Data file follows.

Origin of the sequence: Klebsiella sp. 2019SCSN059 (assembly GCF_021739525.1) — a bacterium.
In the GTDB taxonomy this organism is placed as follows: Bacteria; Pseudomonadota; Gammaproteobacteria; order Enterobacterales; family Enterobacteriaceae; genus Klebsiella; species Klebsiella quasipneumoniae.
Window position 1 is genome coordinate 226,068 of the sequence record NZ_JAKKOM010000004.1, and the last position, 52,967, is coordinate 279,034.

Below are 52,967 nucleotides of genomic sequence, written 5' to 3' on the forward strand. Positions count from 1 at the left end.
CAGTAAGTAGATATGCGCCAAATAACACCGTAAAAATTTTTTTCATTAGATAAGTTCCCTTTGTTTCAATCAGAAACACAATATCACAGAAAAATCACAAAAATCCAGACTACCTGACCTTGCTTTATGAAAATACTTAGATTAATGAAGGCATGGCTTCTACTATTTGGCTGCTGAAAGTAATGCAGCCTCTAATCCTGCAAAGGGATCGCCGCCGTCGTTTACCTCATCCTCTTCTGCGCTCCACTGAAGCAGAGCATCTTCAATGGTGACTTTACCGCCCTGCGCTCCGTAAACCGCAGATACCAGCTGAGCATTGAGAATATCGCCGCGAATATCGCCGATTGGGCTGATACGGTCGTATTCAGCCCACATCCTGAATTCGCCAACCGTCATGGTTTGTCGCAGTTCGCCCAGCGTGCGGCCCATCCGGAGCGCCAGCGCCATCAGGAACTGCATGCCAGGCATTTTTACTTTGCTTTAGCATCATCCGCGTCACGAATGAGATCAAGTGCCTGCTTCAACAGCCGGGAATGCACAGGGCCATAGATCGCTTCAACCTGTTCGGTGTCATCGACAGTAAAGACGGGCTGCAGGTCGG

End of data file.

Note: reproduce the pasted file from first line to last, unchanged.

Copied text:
Origin of the sequence: Klebsiella sp. 2019SCSN059 (assembly GCF_021739525.1) — a bacterium.
In the GTDB taxonomy this organism is placed as follows: Bacteria; Pseudomonadota; Gammaproteobacteria; order Enterobacterales; family Enterobacteriaceae; genus Klebsiella; species Klebsiella quasipneumoniae.
Window position 1 is genome coordinate 226,068 of the sequence record NZ_JAKKOM010000004.1, and the last position, 52,967, is coordinate 279,034.

Below are 52,967 nucleotides of genomic sequence, written 5' to 3' on the forward strand. Positions count from 1 at the left end.
CAGTAAGTAGATATGCGCCAAATAACACCGTAAAAATTTTTTTCATTAGATAAGTTCCCTTTGTTTCAATCAGAAACACAATATCACAGAAAAATCACAAAAATCCAGACTACCTGACCTTGCTTTATGAAAATACTTAGATTAATGAAGGCATGGCTTCTACTATTTGGCTGCTGAAAGTAATGCAGCCTCTAATCCTGCAAAGGGATCGCCGCCGTCGTTTACCTCATCCTCTTCTGCGCTCCACTGAAGCAGAGCATCTTCAATGGTGACTTTACCGCCCTGCGCTCCGTAAACCGCAGATACCAGCTGAGCATTGAGAATATCGCCGCGAATATCGCCGATTGGGCTGATACGGTCGTATTCAGCCCACATCCTGAATTCGCCAACCGTCATGGTTTGTCGCAGTTCGCCCAGCGTGCGGCCCATCCGGAGCGCCAGCGCCATCAGGAACTGCATGCCAGGCATTTTTACTTTGCTTTAGCATCATCCGCGTCACGAATGAGATCAAGTGCCTGCTTCAACAGCCGGGAATGCACAGGGCCATAGATCGCTTCAACCTGTTCGGTGTCATCGACAGTAAAGACGGGCTGCAGGTCGG